Citing the origins of the Church of England and The Episcopal Church, Rugh asserted that Anglicanism has always claimed that “locality and particularity” are essential for Catholicity. As the Communion grew, autonomy has always been an important principle, one to which the Covenant pays lips service even as it undermines the concept. Whereas the Communion, under the Covenant, does not make churches do or not do anything, the threat of relational consequences will make the demands of other churches hard to resist. Not only is power centralized under the Covenant, Rugh said, but that power is largely wielded by bishops and Anglican Communion Office bureaucrats, which diminishes the role of ordinary laypeople and rank-and-file clergy.

Rugh noted the cognitive dissonance in the juxtaposition of “explicit and forceful” and “bonds of affection” found in the Windsor report. He, too, pulled out a family model, suggesting that families do not sign contracts and create second-tier members. He suggested that the Covenant would actually weaken relationships between churches, but his most interesting argument was that it would weaken relationships within churches by encouraging unhappy members to appeal to Communion authorities rather than working out differences internally.

Rugh quoted former Archbishop Michael Ramsey to the effect that Anglican theology is not a particular system or confession, but a tool to pursue understanding of our relationships to God and our neighbors. Such a concept of theology is messy, he said, but has served us well. The Covenant, however, will “trade away our birthright” by setting up the Standing Committee, not the Bible, as the ultimate authority in Anglicanism.

In closing, Rugh noted that he had presented the conservative case against the Covenant, because he thought agreement would most easily be found there, but that he could have made more liberal arguments (about how the Covenant hurts LGBT people, for example).

Questions and Answers

In the period following the formal presentations, Robison asked people to formulate questions that could be put to both presenters, not just to one or the other.

I began by asking if the Covenant will actually work. I suggested that Sections 1–3 set out what we are going to fight about, and Section 4 tells how we are going to fight. Geiger replied first, never quite giving a reply in the affirmative. The Covenant would provide a way of working through disagreements, he declared. Making commitments to one another is not a bad thing. Most importantly, he said, the Covenant might “reignite a sense of connectedness” and assert the need to consult. The Episcopal Church, in the case of Gene Robinson, did not seem to care about other churches.

Rugh’s answer was a definitive “no.” He indicated that he really had no problems with the first three sections of the Covenant. Church actions would be measured against the Bible, the ultimate standard of faith, and the Standing Committee would make definitive judgments on theological issues. This, he said, would be a fundamental change in Anglicanism.

The next question was actually more of a statement about the Communion. The speaker said that he thought there was value in the Anglican Communion, even though it has not been working well of late. If the Communion is defined by a formal set of relationships, there need to be common principles and values, membership criteria, rules for how it works, and a system of dispute resolution. The Covenant tries to address all those things. He cited Paragraph 3.1.2 as an ideal description of how the Communion should work. He said that he didn’t understand the threat of the Covenant if the Communion is going to be more than an “umbrella term” for a group of churches.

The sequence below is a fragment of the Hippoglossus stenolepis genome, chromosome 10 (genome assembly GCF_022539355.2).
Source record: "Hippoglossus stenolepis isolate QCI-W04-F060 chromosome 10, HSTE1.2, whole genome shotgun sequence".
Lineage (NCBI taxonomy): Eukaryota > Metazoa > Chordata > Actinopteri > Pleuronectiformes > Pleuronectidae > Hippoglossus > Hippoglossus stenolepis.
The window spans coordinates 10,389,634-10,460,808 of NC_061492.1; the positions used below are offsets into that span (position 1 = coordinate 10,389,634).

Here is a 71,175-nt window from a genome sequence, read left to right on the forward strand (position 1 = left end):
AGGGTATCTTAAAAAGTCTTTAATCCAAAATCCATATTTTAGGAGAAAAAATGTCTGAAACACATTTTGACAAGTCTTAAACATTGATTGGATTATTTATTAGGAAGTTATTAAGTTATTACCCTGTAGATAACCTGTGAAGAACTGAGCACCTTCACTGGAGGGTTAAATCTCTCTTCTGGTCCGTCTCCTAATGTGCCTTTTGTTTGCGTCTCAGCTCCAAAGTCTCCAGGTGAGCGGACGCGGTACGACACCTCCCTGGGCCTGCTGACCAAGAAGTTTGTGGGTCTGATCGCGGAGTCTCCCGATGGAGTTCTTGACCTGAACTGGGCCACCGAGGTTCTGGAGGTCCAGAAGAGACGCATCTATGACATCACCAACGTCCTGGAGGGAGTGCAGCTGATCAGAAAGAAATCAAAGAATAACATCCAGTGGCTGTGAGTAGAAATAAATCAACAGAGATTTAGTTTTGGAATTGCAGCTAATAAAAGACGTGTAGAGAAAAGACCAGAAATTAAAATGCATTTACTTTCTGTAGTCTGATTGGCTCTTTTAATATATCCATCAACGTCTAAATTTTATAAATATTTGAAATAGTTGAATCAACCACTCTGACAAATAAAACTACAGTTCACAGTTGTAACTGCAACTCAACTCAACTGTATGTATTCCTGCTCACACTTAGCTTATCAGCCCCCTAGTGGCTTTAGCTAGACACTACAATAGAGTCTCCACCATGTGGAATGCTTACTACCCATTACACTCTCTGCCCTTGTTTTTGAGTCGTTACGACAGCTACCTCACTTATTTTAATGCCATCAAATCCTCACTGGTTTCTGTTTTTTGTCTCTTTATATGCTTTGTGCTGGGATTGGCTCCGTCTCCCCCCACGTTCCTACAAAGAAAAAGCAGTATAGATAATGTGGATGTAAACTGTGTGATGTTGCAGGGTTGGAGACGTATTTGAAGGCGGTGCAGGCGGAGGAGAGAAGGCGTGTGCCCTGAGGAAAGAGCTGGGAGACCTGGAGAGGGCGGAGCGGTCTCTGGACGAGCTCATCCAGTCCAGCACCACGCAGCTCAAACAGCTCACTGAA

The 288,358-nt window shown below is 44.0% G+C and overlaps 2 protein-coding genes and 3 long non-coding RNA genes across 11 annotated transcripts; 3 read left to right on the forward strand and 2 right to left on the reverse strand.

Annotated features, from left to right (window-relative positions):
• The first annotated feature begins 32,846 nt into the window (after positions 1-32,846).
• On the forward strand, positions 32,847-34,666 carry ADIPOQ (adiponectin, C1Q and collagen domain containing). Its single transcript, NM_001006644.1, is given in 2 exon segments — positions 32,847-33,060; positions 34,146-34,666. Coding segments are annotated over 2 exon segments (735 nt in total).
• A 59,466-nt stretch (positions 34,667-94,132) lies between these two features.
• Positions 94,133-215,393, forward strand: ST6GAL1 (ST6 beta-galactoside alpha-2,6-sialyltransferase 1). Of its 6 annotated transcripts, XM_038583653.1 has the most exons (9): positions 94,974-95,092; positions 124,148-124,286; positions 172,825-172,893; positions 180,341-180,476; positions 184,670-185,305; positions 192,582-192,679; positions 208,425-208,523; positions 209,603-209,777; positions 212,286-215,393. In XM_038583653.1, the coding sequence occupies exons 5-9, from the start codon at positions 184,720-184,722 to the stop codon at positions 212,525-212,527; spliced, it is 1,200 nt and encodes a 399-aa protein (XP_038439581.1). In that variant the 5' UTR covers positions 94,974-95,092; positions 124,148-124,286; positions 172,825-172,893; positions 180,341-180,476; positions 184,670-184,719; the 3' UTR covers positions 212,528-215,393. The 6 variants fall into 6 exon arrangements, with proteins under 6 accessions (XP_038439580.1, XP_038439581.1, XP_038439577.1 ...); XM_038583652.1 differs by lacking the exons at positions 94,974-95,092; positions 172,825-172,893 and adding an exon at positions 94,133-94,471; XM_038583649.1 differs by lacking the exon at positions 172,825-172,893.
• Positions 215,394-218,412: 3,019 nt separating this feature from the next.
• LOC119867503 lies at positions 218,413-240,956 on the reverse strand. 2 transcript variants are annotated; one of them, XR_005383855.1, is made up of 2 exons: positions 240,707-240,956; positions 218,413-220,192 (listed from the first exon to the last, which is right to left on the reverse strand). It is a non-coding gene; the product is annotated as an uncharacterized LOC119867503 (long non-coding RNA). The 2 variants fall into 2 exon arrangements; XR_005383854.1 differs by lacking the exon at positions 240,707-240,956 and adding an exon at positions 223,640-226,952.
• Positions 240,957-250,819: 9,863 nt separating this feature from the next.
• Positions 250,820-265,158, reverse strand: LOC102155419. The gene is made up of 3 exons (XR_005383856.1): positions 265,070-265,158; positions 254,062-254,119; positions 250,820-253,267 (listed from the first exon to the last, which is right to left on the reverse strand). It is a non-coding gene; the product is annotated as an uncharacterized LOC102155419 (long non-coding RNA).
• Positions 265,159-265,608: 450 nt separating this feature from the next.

Rugh responded by saying that neither speaker was dissing the Communion. He said he feared the Covenant would harm the Communion. While saying that it is intended to strengthen relationships, the Covenant puts legalistic structures in place that will break down mutual affection. We already have shared principles (the Chicago-Lambeth Quadrilateral); we have shared ways of doing our mission (the Five Marks of Mission); we have ways we have agreed to be together (the Lambeth Conference, etc.). Rather than offering a way of resolving differences, Rugh said, the Covenant confines how we can work toward resolution and profoundly changes who we are.

Geiger admitted that things would operate differently under the Covenant., but he denied that it “would profoundly change how we operate as a Communion.” In extended crises, techniques that have worked in the past may no longer work. That is the situation in the Communion now. He said he thought the Covenant would force serious conversation, and that the resolution process of Section 4 would not easily allow one view to be imposed on the Communion.

The next “question” was also more of a declaration. The speaker noted that, whereas many primates won’t even take communion with other primates, there are still very strong relationships “on the ground” across the Communion. He cited relationships between Episcopal dioceses and churches and their counterparts in provinces supposedly in impaired communion with our church. The Covenant, he said, puts all its emphasis on a level that is already dysfunctional, whereas lower levels of the Communion are working well.

Rugh said that the hope for the Communion lies not in the Covenant but in the Indaba-type listening process begun at the last Lambeth Conference. He spoke of bishops reading scripture together, speaking to one another, forming bonds, and finding ways to disagree and still be in relationship with one another.